marijuana's legalization from California's marijuana heartland.

But what she found was a web of counterculture and progressive values 
mixed with a money-making enterprise. She ended up staying until November 2011.

The book opens with a meeting at the Mateel Community Center in 
Redway to discuss what might happen to the community if marijuana is 
legalized, dubbed the "Post-Marijuana Prohibition Economy Forum."

"That was the first time that there was a public conversation about 
marijuana growing," Brady said. "It was like the town factory is 
going to shut down, what are we going to do?"

The book introduces Mary Em Abidon, 70, who moved to Humboldt in the 
1960s, fought to keep old-growth redwood groves and had been growing 
pot plants in her backyard for decades.

Then, there is Crockett Randall, 35, who grew up on a Marin County 
commune and is in the pot business for the money. The name is not his 
real one, a deal Brady made to gain access to his life and 
million-dollar pot garden.

Emma Worldpeace, 23, was a college student born in a cabin along the 
Eel River whose stepbrother is accused of killing a Guatemalan 
immigrant tending his pot garden.

Brady rode along with Humboldt County Sheriff's Deputy Bob Hamilton 
as he patrolled towns filled with outlaws. The veteran lawman said he 
voted for Proposition 19 because the war on drugs had long been lost.

There are endless aspects of the marijuana trade to be told that 
"Humboldt" breezes over: The true believers in medical marijuana, the 
environmental concerns with large, illegal marijuana gardens and the 
shadowy criminal networks that drive the black market.

Brady's portraits show intimate glimpses of the roots of Humboldt's 
marijuana culture, the strengths of the community and the violence 
intertwined with the illegal marijuana trade.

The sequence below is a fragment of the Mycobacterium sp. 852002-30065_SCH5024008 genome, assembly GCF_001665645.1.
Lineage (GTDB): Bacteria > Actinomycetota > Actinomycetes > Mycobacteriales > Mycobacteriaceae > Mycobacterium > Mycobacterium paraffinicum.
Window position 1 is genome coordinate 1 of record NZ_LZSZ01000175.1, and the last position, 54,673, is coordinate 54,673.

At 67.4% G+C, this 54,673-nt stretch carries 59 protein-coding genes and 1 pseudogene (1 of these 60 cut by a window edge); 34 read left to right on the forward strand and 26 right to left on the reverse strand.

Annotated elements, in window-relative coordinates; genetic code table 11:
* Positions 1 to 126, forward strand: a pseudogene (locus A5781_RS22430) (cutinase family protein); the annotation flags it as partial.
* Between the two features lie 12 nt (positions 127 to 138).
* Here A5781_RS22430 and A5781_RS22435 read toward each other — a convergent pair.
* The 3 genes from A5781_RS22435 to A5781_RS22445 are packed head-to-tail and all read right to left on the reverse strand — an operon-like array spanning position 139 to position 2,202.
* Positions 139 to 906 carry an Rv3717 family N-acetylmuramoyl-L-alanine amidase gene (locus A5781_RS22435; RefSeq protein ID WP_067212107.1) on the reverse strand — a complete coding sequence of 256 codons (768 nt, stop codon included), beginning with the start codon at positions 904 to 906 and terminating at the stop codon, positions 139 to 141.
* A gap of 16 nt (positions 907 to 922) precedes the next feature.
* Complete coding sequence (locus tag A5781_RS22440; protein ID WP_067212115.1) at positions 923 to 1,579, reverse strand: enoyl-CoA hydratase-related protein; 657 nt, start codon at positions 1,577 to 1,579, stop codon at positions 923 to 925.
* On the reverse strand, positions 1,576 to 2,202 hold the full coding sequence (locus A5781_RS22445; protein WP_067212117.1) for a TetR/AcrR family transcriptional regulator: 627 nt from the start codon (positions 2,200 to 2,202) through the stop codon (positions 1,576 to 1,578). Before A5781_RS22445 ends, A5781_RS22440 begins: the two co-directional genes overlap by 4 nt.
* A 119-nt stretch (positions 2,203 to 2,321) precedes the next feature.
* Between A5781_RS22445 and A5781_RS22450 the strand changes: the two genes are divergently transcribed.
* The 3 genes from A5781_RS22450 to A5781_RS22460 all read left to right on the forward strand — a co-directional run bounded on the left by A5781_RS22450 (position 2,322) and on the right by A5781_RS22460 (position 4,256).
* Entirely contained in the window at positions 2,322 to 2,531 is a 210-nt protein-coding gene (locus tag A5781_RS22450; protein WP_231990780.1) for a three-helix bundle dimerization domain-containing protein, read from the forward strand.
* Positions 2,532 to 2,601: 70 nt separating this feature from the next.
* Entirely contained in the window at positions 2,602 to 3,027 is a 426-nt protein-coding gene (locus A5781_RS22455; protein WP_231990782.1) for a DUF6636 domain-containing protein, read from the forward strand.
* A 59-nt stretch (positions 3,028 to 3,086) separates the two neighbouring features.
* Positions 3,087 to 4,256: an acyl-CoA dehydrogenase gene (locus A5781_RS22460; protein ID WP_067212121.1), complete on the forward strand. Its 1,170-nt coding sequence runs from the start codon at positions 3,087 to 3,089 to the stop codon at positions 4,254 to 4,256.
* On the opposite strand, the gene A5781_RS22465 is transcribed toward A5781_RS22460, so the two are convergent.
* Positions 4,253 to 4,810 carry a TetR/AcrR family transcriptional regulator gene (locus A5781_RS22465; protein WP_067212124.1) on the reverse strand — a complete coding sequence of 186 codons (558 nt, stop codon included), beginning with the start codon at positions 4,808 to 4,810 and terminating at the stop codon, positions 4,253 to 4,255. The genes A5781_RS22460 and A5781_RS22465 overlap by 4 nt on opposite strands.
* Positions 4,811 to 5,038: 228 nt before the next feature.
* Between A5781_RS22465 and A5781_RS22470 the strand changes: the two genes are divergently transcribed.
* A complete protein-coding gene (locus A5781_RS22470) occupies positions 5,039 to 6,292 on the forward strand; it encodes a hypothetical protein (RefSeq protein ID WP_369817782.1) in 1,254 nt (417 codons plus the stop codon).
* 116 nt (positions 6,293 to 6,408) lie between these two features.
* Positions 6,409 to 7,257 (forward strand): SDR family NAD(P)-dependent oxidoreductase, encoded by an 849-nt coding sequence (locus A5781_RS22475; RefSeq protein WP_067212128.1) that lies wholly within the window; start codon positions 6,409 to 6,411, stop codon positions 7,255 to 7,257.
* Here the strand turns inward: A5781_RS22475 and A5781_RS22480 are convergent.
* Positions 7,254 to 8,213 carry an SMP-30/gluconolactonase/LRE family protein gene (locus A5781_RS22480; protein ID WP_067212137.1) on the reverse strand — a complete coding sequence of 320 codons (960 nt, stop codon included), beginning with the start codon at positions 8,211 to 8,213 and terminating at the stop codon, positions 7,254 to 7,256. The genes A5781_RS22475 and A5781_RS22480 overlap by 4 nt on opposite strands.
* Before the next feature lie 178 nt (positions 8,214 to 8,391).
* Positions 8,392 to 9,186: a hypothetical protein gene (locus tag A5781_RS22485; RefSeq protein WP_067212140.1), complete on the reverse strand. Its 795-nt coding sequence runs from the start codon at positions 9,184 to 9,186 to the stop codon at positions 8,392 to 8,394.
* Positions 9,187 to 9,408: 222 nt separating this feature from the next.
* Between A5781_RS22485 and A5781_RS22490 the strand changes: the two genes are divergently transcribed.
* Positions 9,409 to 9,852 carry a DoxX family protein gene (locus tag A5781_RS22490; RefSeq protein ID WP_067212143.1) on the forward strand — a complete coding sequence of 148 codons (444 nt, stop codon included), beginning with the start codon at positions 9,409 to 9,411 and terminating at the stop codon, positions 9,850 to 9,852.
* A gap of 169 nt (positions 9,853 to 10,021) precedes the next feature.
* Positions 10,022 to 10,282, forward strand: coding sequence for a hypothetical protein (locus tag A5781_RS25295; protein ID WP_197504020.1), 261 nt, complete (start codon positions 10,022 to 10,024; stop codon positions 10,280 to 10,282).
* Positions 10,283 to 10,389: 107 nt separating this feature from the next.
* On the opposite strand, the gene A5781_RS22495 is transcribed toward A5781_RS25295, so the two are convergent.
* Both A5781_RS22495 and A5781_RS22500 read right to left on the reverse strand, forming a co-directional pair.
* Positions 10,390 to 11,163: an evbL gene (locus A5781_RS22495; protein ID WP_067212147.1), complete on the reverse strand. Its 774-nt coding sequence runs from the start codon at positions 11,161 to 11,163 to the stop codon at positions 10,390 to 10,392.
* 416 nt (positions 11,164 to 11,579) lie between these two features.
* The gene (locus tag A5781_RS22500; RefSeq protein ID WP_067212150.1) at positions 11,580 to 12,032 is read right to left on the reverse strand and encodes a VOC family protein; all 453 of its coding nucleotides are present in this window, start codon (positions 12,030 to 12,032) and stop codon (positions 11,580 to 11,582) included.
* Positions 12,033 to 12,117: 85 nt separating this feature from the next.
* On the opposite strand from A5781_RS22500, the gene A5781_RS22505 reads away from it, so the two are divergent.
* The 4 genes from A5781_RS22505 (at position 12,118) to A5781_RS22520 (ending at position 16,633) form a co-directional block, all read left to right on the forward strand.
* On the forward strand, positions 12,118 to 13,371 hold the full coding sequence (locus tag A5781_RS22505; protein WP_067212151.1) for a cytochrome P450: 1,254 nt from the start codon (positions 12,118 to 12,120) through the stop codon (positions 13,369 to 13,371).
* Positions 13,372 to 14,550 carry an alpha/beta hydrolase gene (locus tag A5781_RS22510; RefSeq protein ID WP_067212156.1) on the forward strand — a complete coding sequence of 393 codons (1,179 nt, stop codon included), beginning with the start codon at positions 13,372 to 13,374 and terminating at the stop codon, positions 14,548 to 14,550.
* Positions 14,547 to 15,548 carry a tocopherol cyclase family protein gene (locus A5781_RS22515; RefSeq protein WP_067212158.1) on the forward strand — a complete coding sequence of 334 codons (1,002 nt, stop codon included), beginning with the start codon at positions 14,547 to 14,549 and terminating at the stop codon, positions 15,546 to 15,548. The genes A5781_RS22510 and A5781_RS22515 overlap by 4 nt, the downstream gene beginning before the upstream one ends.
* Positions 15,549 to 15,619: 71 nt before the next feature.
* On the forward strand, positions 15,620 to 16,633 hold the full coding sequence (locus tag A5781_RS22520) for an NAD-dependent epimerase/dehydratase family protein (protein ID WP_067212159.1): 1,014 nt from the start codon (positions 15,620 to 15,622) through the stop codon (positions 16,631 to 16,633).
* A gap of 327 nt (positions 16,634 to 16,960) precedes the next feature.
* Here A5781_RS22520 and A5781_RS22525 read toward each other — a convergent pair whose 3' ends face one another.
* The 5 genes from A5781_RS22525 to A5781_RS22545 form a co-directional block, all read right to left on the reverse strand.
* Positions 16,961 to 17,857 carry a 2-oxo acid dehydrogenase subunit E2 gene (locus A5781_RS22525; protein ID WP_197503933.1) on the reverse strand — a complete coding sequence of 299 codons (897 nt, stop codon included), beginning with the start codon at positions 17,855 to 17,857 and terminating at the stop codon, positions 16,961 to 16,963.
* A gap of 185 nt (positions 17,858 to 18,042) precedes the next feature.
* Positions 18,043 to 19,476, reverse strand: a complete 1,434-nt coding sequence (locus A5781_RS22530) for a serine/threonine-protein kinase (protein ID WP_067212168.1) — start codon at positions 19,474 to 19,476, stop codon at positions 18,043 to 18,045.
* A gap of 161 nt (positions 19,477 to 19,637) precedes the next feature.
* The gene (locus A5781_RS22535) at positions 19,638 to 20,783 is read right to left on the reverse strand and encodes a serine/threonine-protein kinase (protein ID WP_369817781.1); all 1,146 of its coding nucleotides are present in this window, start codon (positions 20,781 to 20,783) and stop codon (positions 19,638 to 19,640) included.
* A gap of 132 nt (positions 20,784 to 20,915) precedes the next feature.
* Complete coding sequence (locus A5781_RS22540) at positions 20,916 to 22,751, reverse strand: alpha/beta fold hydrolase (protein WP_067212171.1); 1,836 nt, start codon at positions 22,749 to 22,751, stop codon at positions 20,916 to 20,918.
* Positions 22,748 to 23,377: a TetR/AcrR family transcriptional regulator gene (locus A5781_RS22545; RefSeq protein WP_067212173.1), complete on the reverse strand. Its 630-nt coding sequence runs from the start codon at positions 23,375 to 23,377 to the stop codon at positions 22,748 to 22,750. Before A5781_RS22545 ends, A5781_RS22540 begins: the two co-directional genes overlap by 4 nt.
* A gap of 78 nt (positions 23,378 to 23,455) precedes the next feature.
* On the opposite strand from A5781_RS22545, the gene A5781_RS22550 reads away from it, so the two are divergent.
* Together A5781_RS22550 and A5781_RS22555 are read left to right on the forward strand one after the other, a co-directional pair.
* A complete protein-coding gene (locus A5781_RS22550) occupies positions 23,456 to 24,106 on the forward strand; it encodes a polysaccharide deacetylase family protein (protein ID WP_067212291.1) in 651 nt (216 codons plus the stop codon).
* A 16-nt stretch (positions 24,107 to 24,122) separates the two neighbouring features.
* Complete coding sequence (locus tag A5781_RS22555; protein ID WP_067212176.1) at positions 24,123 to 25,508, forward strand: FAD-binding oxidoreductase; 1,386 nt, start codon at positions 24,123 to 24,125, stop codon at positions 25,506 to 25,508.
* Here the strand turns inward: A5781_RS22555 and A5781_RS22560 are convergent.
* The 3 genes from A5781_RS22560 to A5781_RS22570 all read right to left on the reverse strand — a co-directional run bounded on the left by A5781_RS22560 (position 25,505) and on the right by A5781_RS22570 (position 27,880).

A large part of "Humboldt" focuses on the ways incarceration, secrecy 
and the lack of legal jobs affect the community, particularly young people.

In one scene, Worldpeace pushes her little brother in a stroller in 
the courthouse hallway while her mother attends a hearing about her 
criminal marijuana cultivation charges.

Another chapter shows Randall, as a child, bringing his lunch to 
school in sandwich bags with remnants of pot in the corners and, as 
an adult, zipping through the Humboldt woods at midnight on an 
off-road vehicle to check on his crop.

Abidon recounts a memorial ceremony for a 38-year-old social worker 
beaten and strangled to death in a marijuana drying room by robbers.

At the end of the book in an author's note, Brady is clear she 
supports legalization and regulation of marijuana because that might 
be the only way to curb the violence associated with its profits.

"There's a saying in Humboldt, 'It's all fun and games until sales,'" 
Brady said.

Brady will read from "Humboldt" at 7 p.m. Wednesday at Copperfield's 
Books, 138 N. Main St. in Sebastopol. Her website is at
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MAP posted-by: Jay Bergstrom